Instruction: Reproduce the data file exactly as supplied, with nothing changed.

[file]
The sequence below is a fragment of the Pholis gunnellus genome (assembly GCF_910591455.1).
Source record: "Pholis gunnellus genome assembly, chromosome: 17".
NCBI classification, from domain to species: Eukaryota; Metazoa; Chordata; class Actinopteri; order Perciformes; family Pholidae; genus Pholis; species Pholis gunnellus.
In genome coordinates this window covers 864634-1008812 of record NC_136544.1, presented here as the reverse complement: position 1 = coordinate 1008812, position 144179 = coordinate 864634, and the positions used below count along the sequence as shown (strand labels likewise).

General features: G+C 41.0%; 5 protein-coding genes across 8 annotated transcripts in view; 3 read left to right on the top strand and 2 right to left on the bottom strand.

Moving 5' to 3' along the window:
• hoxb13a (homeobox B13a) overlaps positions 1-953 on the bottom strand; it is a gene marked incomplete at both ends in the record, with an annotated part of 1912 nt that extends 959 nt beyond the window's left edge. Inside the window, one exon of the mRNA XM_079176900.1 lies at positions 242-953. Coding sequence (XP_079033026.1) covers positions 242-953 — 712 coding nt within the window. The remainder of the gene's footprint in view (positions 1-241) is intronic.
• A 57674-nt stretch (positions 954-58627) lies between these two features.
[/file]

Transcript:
The sequence below is a fragment of the Pholis gunnellus genome (assembly GCF_910591455.1).
Source record: "Pholis gunnellus genome assembly, chromosome: 17".
NCBI classification, from domain to species: Eukaryota; Metazoa; Chordata; class Actinopteri; order Perciformes; family Pholidae; genus Pholis; species Pholis gunnellus.
In genome coordinates this window covers 864634-1008812 of record NC_136544.1, presented here as the reverse complement: position 1 = coordinate 1008812, position 144179 = coordinate 864634, and the positions used below count along the sequence as shown (strand labels likewise).

General features: G+C 41.0%; 5 protein-coding genes across 8 annotated transcripts in view; 3 read left to right on the top strand and 2 right to left on the bottom strand.

Moving 5' to 3' along the window:
• hoxb13a (homeobox B13a) overlaps positions 1-953 on the bottom strand; it is a gene marked incomplete at both ends in the record, with an annotated part of 1912 nt that extends 959 nt beyond the window's left edge. Inside the window, one exon of the mRNA XM_079176900.1 lies at positions 242-953. Coding sequence (XP_079033026.1) covers positions 242-953 — 712 coding nt within the window. The remainder of the gene's footprint in view (positions 1-241) is intronic.
• A 57674-nt stretch (positions 954-58627) lies between these two features.